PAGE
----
KENYA: BUILDING PEACE BY FOSTERING NEW LOCAL ORGANIZATIONS
Kenya's December 2007 presidential election set off devastating violence, largely waged between the Kikuyu, Kalenjin, and Luo ethnic groups. Over 1,000 died and hundreds of thousands were displaced from their homes and communities. Inter-ethnic marriages and friendships dissolved as interaction between the area's ancient tribes seemed impossible in the face of simmering anger and mistrust.
Identifying women as organized and visible leaders in a Kenyan push for peace and reconciliation, OTI partnered early on with Rural Women Peace Link (RWPL), a group which focused on the causes, rather than the consequences, of the violence. With only a small grant of $9,000 from OTI, RWPL organized dialogue forums for 200 youth and elders from disparate ethic groups to discuss the ramifications of the conflict and identify follow-up activities to stabilize the region. These forums highlighted youth as critical custodians of community justice and peace-building systems. From this initial activity, youth who took that philosophy to heart developed the Wareng Youth for Peace and Development Initiative.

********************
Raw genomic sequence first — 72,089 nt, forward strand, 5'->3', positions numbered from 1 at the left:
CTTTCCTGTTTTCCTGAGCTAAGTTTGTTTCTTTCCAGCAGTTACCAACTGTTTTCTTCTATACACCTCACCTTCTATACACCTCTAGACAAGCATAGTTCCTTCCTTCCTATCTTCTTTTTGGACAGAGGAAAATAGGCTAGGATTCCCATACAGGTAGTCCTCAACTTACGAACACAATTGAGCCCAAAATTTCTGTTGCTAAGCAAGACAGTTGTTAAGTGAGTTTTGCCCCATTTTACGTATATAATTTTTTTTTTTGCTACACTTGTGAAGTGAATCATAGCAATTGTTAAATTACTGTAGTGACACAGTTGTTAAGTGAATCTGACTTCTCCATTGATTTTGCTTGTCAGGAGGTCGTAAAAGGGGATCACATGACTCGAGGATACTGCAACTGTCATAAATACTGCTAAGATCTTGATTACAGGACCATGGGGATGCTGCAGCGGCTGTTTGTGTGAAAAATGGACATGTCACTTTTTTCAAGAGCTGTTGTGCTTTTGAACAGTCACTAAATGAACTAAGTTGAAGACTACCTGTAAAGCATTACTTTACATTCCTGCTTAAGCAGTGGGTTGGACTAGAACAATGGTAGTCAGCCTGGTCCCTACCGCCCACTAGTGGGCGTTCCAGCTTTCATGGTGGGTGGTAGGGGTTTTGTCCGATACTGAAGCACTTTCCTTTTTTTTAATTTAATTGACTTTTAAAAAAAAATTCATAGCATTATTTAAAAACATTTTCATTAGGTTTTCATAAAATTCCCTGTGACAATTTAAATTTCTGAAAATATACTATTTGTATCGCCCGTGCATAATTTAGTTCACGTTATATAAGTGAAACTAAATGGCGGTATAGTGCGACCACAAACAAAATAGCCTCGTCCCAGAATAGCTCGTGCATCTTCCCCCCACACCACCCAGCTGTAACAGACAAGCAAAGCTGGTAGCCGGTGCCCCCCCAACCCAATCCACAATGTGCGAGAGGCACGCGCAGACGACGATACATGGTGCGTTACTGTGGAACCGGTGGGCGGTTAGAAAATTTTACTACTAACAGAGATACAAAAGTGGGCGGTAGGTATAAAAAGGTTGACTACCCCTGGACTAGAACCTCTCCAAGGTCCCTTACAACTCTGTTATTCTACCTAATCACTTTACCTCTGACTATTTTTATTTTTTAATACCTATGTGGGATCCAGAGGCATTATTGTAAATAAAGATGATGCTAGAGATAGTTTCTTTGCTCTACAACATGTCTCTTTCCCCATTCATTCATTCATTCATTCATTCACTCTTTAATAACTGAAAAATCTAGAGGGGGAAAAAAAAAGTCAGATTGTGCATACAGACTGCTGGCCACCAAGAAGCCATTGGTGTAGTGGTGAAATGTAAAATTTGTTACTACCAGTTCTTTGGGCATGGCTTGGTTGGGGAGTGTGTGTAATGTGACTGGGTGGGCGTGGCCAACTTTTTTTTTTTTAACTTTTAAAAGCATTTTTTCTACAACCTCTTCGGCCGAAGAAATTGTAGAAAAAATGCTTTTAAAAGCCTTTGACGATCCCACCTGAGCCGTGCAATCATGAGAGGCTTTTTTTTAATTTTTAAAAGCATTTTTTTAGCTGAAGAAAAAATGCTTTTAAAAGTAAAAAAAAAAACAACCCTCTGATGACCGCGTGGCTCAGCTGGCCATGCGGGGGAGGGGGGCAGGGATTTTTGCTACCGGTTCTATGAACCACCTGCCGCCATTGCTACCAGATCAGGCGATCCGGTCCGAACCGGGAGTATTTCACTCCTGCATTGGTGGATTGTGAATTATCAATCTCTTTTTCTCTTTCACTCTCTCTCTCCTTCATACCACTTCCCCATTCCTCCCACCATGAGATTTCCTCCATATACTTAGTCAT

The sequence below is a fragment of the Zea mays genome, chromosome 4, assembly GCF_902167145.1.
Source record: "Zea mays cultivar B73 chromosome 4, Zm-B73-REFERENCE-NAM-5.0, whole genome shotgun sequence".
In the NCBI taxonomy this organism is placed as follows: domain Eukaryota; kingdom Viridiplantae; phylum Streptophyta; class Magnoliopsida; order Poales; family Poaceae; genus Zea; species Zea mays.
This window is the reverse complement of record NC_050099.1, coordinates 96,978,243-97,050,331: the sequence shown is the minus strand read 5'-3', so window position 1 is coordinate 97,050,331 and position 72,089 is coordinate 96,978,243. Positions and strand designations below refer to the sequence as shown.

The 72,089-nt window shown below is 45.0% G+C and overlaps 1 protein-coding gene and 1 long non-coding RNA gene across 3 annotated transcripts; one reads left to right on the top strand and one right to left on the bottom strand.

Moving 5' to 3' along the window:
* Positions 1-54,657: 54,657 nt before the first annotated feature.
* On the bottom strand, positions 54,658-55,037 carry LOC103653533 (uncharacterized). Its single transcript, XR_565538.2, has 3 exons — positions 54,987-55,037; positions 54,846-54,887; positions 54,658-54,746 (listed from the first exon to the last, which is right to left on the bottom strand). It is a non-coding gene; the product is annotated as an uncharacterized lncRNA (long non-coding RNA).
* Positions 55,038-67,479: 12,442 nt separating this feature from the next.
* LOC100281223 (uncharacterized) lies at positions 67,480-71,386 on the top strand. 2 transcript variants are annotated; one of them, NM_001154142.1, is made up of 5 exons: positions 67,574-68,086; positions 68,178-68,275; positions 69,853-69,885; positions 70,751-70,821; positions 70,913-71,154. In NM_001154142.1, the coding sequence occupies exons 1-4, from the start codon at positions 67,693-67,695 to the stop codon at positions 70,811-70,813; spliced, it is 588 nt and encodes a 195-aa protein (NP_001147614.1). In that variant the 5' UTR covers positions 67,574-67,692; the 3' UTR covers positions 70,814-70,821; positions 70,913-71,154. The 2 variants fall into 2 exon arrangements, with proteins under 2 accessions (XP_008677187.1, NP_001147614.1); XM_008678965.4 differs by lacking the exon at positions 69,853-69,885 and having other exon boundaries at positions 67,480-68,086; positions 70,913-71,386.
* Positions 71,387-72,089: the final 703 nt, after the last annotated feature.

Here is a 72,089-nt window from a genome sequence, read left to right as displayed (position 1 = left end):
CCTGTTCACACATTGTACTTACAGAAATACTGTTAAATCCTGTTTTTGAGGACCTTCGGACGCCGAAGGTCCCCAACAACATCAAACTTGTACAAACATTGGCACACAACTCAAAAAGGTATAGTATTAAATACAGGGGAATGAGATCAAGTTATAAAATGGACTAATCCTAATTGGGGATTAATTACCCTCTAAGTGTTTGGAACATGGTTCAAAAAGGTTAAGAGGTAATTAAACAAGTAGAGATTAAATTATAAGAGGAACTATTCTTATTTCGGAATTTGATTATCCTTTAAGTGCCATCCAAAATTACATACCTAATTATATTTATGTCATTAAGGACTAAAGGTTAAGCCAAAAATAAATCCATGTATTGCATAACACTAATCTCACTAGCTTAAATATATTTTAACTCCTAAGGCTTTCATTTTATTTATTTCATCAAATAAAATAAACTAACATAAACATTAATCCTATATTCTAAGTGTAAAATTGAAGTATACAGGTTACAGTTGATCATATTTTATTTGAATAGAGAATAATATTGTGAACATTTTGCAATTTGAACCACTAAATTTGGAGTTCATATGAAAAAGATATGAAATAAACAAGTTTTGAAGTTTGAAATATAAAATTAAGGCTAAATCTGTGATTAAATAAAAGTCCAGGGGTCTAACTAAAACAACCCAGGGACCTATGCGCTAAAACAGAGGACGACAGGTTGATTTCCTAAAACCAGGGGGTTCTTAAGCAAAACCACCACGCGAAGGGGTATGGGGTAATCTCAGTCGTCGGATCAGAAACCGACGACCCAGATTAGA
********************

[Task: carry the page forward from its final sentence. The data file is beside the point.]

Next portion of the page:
Working closely with Wareng Youth Initiative's Chairman Fred Yego and 75 members, OTI delivered a follow-on, in-kind grant of office equipment to set up operations and launch peace-building efforts around the region. The RWPL agreed to serve as an advisor to the new organization while the Kenyan government provided office space for the Wareng group.
"Incubating a new community-based organization in partnership with both the local government and a more established local orgniazation illustrates one way OTI builds sustainability into its activities," said Yego.
With USAID's support, Wareng has ensured that the youth networks under its umbrella organization build a critical mass of people who can motivate youth to say no to violence and yes to inter-ethnic tolerance. The groups under Wareng supported non-violent elections in 2013, contributing to a more peaceful electoral outcome.